I don’t think there are really words to describe the essence of this music video. This one is for everyone that remembers when a music video had a message, when it actually meant something to the people that watched it? Well let this video from A.Dd+ take you there.
Many bands in their early days come across the issue of branding. How artists/bands chose to label themselves determines the type of audience, venues, and marketing that will be attached to their name. For many Christian artists this decision is predetermined by the idea, held by much of the christen music scene, that for an artist or a band to reach others with a positive message they must be labeled as Christian.
An example of a band the broke with that tradition is SwitchFoot. Early on the band was billed by their label as a Christian band and only marketed in the Christian music scene. It was not until after their music was featured on the soundtrack of the movie “A Walk to Remember” that they received nationwide exposure. After this they were rebranded as an alternative group. This rebranding allowed for their song “Meant to Live” to receive national airtime.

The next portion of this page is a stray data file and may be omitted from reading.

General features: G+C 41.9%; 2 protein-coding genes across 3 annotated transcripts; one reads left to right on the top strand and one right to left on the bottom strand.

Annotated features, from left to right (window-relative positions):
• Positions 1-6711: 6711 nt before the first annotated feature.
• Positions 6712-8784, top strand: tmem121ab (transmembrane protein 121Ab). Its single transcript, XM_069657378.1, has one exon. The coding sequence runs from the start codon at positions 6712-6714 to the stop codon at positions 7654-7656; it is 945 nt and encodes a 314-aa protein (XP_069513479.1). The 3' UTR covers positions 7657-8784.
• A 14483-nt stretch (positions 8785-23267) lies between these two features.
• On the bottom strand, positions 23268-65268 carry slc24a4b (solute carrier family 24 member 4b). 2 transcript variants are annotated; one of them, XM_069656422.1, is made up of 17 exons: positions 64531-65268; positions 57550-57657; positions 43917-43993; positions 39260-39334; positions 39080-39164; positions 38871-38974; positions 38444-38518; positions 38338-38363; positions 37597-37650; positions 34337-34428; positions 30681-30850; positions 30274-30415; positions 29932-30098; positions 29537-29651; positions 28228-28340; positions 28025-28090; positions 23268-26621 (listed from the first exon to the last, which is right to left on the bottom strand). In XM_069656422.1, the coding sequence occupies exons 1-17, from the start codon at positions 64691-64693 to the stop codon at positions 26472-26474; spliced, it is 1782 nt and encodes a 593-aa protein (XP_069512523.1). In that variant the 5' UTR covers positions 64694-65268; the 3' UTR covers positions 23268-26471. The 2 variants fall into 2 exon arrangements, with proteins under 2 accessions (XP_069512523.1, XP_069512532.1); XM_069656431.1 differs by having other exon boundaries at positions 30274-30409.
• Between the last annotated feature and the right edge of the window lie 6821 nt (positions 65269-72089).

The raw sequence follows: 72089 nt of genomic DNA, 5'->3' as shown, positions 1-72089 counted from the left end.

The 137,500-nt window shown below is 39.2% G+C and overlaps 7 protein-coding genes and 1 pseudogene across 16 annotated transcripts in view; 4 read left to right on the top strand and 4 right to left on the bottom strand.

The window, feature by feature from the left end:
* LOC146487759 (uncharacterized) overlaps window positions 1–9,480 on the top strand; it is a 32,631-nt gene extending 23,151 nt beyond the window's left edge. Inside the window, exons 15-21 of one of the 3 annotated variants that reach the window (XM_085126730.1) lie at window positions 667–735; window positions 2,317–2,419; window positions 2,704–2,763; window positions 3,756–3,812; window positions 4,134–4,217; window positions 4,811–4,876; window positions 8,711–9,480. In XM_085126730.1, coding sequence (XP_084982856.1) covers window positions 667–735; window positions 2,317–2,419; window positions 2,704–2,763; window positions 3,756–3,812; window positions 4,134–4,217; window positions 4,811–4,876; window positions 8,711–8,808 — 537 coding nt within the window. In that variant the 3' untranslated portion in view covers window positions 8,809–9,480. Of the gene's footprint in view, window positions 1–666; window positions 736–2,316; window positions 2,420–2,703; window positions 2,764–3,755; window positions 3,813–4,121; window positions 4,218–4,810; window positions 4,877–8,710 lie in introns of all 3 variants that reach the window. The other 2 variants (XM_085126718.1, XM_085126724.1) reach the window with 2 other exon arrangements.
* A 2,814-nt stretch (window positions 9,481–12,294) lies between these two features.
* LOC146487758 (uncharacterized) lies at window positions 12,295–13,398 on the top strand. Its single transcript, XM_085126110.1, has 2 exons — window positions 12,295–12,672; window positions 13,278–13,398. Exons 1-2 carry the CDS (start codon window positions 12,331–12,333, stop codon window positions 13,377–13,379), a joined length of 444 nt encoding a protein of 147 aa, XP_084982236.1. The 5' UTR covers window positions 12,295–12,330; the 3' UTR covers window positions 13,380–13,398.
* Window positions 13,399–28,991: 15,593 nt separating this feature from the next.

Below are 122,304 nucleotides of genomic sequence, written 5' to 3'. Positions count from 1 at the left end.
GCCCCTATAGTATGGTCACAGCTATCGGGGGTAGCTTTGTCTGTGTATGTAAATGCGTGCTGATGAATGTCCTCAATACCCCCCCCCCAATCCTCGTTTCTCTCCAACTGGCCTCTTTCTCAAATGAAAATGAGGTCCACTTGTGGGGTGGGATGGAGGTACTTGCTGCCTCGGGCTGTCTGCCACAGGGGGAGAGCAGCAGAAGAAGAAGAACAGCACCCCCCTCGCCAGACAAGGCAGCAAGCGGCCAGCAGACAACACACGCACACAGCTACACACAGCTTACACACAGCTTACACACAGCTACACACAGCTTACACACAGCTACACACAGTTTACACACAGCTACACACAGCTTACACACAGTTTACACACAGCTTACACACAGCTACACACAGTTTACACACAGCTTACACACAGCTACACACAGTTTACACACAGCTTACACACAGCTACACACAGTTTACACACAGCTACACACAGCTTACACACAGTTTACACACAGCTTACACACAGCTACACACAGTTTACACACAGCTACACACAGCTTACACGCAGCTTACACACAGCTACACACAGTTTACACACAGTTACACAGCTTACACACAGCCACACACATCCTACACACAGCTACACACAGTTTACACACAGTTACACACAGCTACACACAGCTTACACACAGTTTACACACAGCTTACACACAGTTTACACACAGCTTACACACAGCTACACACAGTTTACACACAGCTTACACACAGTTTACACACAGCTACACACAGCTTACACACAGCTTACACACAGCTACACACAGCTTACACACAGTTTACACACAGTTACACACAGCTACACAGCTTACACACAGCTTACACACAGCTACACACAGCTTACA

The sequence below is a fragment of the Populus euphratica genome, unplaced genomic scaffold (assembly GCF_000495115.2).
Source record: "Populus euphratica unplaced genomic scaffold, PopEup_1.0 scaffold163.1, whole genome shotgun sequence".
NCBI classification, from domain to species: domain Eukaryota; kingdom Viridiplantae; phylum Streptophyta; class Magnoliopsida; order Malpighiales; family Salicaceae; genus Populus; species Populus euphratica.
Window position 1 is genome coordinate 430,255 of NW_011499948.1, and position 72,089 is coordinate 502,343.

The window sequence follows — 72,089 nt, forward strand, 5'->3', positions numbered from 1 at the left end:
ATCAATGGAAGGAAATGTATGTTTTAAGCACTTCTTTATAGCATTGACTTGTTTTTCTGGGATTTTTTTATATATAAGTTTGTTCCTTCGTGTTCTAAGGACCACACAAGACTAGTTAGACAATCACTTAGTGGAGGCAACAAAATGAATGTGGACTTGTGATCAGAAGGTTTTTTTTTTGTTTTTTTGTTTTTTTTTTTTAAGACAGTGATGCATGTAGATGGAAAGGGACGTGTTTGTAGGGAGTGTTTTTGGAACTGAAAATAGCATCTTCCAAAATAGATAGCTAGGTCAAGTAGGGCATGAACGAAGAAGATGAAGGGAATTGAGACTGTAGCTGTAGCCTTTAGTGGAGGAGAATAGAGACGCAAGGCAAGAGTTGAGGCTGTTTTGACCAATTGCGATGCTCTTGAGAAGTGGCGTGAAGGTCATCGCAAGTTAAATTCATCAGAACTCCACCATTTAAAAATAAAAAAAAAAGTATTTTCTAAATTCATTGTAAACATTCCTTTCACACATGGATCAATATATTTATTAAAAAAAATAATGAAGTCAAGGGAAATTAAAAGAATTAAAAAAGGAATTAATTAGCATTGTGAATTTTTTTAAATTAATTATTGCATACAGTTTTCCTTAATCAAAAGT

Think About It
SwitchFoot did nothing different after they changed branding labels. They still are active Christians and there music stayed the same, yet they were able to reach vastly more people than they were able to reach before. So for artists the question to ask is, “is your identity tied up in your label or is it part of your music?”
In today’s music scene the content of an artist’s music can be just as important as the quality of the music production. The importance of this varies from genre to genre but it can still have an important impact no matter what style you chose to produce.
Praising Away Fans
In the world of Christian music there is a real need for artists to separate their sound from what is considered secular, especially if the genre is Christian rock or hip-hop. Artists sometimes make the mistake of trying to mention God, Jesus, or Lord in almost every lyric. Sometimes this is fine if the track is to be a praise track for church play, but artists have to realize that their fans are real people with real problems and music is supposed to speak to its audience not at the audience. Fans can easily be turned off if the album is just 20 remixes of “Jesus is Lord”.
Not Staying on Message
For secular artists the problem is a bit more complex because there are so many factors that contribute to the success for failure of a music project. Secular artists need to know when a musical change is swinging too far to one side or the other. If a rapper comes out producing swag jams and then tries to do an R&B album then is might be too far a swing. Now if you present yourself as an all-rounder, be careful of concentrating on one side of your talent scale. Most likely the side your concentrating on is not were your fan base is at.